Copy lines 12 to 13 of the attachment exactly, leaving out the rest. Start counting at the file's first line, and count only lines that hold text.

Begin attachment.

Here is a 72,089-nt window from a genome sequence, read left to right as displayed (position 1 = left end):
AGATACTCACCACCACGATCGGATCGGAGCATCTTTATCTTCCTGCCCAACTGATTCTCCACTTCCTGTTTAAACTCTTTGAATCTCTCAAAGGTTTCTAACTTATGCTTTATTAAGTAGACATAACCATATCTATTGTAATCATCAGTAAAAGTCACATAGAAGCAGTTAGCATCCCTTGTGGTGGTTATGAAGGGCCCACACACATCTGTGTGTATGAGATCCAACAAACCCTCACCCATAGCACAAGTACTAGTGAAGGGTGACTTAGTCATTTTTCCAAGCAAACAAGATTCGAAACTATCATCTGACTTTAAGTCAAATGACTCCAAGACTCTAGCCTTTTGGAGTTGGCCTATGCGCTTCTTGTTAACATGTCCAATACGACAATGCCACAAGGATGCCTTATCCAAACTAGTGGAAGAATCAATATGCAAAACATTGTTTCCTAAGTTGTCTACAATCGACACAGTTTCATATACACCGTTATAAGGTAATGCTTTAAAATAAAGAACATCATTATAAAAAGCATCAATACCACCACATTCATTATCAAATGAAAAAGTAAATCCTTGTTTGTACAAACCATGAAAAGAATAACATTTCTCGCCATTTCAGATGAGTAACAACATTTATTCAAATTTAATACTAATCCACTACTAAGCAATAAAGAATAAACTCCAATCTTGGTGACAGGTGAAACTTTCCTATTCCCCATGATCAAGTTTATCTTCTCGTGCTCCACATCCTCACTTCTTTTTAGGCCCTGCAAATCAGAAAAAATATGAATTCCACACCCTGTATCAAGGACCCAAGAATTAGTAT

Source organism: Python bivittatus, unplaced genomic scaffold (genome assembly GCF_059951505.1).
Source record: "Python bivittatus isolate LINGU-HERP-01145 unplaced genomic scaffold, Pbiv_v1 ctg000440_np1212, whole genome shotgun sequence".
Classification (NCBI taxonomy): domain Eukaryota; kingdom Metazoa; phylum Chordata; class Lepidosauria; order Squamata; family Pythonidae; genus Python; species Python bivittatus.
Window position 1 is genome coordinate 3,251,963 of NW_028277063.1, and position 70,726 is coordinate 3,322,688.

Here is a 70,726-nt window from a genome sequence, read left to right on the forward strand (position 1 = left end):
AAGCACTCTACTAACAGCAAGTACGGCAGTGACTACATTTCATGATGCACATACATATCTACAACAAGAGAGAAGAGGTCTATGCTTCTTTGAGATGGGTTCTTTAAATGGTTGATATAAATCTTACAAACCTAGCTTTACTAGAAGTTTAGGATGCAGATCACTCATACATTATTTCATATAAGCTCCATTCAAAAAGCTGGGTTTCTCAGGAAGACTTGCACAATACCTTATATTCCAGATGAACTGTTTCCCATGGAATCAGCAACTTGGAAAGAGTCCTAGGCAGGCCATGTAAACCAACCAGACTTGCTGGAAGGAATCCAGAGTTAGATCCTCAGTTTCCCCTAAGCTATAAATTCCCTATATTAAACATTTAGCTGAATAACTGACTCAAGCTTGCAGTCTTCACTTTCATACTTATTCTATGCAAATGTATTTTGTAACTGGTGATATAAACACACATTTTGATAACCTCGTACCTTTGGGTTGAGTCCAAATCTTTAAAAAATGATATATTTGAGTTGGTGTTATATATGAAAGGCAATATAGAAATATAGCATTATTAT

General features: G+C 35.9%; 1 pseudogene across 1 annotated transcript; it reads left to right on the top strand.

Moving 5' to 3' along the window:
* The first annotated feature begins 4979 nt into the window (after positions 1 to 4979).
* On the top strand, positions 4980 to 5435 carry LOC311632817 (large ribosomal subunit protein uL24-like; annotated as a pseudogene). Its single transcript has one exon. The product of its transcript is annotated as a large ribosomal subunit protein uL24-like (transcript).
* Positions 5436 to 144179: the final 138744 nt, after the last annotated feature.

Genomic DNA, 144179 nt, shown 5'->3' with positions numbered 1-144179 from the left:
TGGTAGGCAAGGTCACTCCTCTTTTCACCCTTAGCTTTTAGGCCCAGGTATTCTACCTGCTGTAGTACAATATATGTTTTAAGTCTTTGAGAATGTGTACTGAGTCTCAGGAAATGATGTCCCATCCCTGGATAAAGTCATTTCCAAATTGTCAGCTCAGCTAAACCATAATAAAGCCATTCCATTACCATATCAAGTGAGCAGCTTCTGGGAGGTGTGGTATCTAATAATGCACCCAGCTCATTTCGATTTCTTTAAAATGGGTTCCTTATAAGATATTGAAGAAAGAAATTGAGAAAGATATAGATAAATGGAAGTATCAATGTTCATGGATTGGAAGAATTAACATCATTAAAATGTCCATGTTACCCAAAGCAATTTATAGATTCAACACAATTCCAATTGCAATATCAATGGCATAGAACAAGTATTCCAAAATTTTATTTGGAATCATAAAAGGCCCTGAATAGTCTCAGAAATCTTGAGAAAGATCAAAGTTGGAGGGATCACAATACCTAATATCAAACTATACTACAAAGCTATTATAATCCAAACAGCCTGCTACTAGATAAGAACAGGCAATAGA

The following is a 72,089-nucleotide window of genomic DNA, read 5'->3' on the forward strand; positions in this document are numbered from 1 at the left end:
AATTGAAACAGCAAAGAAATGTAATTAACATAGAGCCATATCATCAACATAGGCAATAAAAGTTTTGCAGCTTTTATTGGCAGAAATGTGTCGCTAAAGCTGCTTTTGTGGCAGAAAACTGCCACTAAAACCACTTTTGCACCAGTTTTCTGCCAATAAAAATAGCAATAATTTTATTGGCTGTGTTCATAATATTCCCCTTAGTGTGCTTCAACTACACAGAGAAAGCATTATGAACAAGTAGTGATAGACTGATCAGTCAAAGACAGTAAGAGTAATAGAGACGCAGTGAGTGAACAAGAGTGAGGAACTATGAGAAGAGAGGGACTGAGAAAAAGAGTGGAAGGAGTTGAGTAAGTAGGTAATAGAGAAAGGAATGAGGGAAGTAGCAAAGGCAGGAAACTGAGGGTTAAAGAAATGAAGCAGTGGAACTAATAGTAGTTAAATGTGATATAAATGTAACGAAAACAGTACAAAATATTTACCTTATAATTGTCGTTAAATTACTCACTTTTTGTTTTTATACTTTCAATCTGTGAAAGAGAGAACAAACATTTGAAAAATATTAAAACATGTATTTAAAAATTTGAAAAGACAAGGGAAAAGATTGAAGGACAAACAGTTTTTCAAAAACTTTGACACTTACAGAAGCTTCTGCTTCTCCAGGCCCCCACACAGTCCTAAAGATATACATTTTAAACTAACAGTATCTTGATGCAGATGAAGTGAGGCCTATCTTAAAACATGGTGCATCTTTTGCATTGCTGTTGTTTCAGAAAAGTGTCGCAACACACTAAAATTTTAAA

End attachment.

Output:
* On the top strand, positions 4980 to 5435 carry LOC311632817 (large ribosomal subunit protein uL24-like; annotated as a pseudogene). Its single transcript has one exon. The product of its transcript is annotated as a large ribosomal subunit protein uL24-like (transcript).
* Positions 5436 to 144179: the final 138744 nt, after the last annotated feature.